Greeted with both praise and protest, Álvaro Uribe, president of the Republic of Colombia, expounded on his administration’s accomplishments in a speech at the John F. Kennedy Jr. Forum on Sept. 25. By turns presenting himself as a solemn academic, a charismatic statesman, and a shrewd politician, Uribe underscored his role as one of Latin America’s canniest leaders in a country wracked by violence from drug traffickers and insurgent forces.
Uribe, elected president in 2002 and 2006, said his administration had enhanced a key component of Colombia’s progress: confidence. He called for more investment, greater social cohesion, and “security with democratic values” to continue building this confidence. He also adroitly sidestepped questions about why he is running for a third term.
For Uribe, the speech was a return to a campus where he earned a certificate of special studies in administration and management from the Harvard Extension School. Security was tight, and a handful of protesters gathered outside of the Kennedy School, decrying Uribe’s bid for a third term as president. Earlier this month, the Colombian Congress approved a voter referendum that would allow Uribe to run again, despite a constitutional ban on presidential re-election to a third term.
The gray-haired, bespectacled Uribe began the evening in measured, almost professorial tones as he detailed his administration’s success in decreasing violence, increasing investments, and improving education. Speaking in English and punctuating his points with frequent jabs to adjust his glasses, he noted that during his administration, investment rates rose from 12-14 percent to 25-28 percent.
He said that Colombia once had 4,000 kidnappings a year; this year there were 102. Once there were 66 homicides for every 100,000 people; now the rate is 33. But “We need to take this down with much more speed,” he said.
Freedoms have been restricted but not by government choice, he said. “Freedoms were restricted because of the advance of the terrorist groups,” he explained. He also pledged to improve relationships between the armed forces and rural communities.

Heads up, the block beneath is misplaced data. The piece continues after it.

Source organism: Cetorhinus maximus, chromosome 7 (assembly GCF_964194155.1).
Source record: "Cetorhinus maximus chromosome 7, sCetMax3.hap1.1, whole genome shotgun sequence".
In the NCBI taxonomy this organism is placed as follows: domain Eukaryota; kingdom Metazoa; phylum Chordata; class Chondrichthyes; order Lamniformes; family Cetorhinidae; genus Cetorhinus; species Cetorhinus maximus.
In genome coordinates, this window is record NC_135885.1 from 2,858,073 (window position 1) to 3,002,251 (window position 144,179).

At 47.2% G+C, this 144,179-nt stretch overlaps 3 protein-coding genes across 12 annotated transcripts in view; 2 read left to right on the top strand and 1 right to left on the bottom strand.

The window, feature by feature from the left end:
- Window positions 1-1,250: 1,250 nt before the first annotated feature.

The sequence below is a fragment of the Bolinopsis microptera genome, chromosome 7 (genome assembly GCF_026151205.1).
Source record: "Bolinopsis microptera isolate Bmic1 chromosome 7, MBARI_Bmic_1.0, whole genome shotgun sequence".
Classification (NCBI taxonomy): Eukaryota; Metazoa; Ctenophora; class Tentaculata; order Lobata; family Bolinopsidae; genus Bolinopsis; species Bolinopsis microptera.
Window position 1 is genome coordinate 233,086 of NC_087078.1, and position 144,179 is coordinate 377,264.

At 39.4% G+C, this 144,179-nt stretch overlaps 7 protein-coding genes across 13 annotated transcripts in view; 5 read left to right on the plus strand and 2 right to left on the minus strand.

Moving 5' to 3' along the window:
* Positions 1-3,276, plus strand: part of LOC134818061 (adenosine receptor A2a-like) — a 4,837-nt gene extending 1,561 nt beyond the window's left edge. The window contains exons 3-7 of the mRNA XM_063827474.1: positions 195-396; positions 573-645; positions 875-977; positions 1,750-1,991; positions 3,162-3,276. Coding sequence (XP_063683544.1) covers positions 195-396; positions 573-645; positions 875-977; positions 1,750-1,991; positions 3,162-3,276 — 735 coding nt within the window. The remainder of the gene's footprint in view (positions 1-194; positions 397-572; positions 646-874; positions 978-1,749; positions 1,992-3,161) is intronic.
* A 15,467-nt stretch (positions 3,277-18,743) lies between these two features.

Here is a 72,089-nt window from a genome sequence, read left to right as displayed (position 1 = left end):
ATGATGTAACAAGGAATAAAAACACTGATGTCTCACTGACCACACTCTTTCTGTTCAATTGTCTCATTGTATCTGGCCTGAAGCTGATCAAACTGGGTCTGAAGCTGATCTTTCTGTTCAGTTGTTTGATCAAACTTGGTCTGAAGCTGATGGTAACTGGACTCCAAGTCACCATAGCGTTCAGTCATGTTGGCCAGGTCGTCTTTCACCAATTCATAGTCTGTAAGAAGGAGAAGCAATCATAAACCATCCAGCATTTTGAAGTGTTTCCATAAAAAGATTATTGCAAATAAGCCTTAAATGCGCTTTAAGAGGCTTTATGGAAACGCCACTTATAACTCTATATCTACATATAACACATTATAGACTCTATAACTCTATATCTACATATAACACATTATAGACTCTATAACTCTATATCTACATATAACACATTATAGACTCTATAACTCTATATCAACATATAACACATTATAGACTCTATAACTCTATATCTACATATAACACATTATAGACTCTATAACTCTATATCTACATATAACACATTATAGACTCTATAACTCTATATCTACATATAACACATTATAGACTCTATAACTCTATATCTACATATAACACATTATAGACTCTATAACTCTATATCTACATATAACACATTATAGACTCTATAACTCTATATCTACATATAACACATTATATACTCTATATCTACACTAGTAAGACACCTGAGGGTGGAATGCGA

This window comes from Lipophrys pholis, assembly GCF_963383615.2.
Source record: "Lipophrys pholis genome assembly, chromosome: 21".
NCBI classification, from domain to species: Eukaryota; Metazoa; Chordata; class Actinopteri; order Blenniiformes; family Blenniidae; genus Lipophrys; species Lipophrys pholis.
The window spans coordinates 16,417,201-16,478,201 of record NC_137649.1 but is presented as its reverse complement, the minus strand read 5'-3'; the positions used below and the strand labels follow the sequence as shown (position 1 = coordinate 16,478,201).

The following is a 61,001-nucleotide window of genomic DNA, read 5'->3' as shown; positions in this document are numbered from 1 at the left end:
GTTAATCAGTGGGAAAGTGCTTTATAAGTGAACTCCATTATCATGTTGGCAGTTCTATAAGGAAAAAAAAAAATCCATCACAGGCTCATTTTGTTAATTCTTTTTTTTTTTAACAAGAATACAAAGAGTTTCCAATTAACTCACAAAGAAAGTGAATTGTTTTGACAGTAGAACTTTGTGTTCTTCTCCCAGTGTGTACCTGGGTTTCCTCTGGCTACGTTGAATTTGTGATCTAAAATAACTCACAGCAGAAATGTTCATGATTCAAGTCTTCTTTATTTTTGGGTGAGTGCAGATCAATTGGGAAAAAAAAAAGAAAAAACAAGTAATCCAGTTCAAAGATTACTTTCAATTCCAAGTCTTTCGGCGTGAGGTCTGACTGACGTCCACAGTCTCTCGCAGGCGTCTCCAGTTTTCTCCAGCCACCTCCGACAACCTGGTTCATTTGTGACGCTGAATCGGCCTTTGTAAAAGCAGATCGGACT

Uribe, who was awarded the U.S. Presidential Medal of Freedom in January 2009, said that old perceptions of left and right are obsolete, and that Latin American countries “need to promote democratic values for our democracies to become the most modern in the world.
Audience members tried various ways to question him about his possible third term. Asked if was he risking Colombia’s democracy by running again, Uribe spoke of the country’s need for capable, committed leadership. Voters will decide the referendum. “My own destiny does not depend on me,” he said.
Another questioner tried a sly approach, asking, “What will be your advice to the person who shall replace you as president in less than a year’s time?” This sparked a huge surge of laughter.
In response, Uribe spoke of his father’s death, and how it might have affected his political career. Uribe’s father was killed in 1983 by the insurgent Fuerzas Armadas Revolutionary Armed Forces of Colombia, or FARC. “But take into consideration that 50 percent of Colombian families have suffered this (kind of) tragedy,” he said. “I have one goal: to liberate a new generation [from] this nightmare.”
“ I cannot advise my successor,” he declared in ringing tones. “Advising successors has created problems in Colombia and here in the United States. I want to advise the voters like you. My advice to voters is to give this policy the opportunity to continue in our country. Security with freedoms. Investment and social responsibility and social cohesion. What I can do is just advise the voters.”
His response also drew loud applause.
This event was co-sponsored by Harvard Extension School, Harvard Kennedy School, Colombia Caucus, and The David Rockefeller Center for Latin American Studies.